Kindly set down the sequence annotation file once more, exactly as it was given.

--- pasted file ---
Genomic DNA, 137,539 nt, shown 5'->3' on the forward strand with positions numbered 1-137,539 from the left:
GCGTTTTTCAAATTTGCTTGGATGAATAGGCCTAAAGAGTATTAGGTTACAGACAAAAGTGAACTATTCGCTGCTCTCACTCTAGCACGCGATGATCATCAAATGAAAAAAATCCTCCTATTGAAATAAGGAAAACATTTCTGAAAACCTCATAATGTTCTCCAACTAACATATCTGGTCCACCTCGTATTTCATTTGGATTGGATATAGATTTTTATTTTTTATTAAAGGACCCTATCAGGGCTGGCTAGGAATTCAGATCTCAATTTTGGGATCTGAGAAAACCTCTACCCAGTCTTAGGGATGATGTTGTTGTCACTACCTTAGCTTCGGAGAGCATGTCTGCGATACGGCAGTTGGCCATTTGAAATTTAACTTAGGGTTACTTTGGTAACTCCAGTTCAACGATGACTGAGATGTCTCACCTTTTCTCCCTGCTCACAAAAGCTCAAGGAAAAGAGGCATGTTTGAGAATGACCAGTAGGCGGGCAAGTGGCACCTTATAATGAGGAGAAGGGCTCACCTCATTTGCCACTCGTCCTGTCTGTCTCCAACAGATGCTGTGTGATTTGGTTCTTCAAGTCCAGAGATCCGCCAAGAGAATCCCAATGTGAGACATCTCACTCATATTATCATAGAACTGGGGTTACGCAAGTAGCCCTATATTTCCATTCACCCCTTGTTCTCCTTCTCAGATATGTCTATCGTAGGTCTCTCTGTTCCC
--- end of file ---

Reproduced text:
Genomic DNA, 137,539 nt, shown 5'->3' on the forward strand with positions numbered 1-137,539 from the left:
GCGTTTTTCAAATTTGCTTGGATGAATAGGCCTAAAGAGTATTAGGTTACAGACAAAAGTGAACTATTCGCTGCTCTCACTCTAGCACGCGATGATCATCAAATGAAAAAAATCCTCCTATTGAAATAAGGAAAACATTTCTGAAAACCTCATAATGTTCTCCAACTAACATATCTGGTCCACCTCGTATTTCATTTGGATTGGATATAGATTTTTATTTTTTATTAAAGGACCCTATCAGGGCTGGCTAGGAATTCAGATCTCAATTTTGGGATCTGAGAAAACCTCTACCCAGTCTTAGGGATGATGTTGTTGTCACTACCTTAGCTTCGGAGAGCATGTCTGCGATACGGCAGTTGGCCATTTGAAATTTAACTTAGGGTTACTTTGGTAACTCCAGTTCAACGATGACTGAGATGTCTCACCTTTTCTCCCTGCTCACAAAAGCTCAAGGAAAAGAGGCATGTTTGAGAATGACCAGTAGGCGGGCAAGTGGCACCTTATAATGAGGAGAAGGGCTCACCTCATTTGCCACTCGTCCTGTCTGTCTCCAACAGATGCTGTGTGATTTGGTTCTTCAAGTCCAGAGATCCGCCAAGAGAATCCCAATGTGAGACATCTCACTCATATTATCATAGAACTGGGGTTACGCAAGTAGCCCTATATTTCCATTCACCCCTTGTTCTCCTTCTCAGATATGTCTATCGTAGGTCTCTCTGTTCCC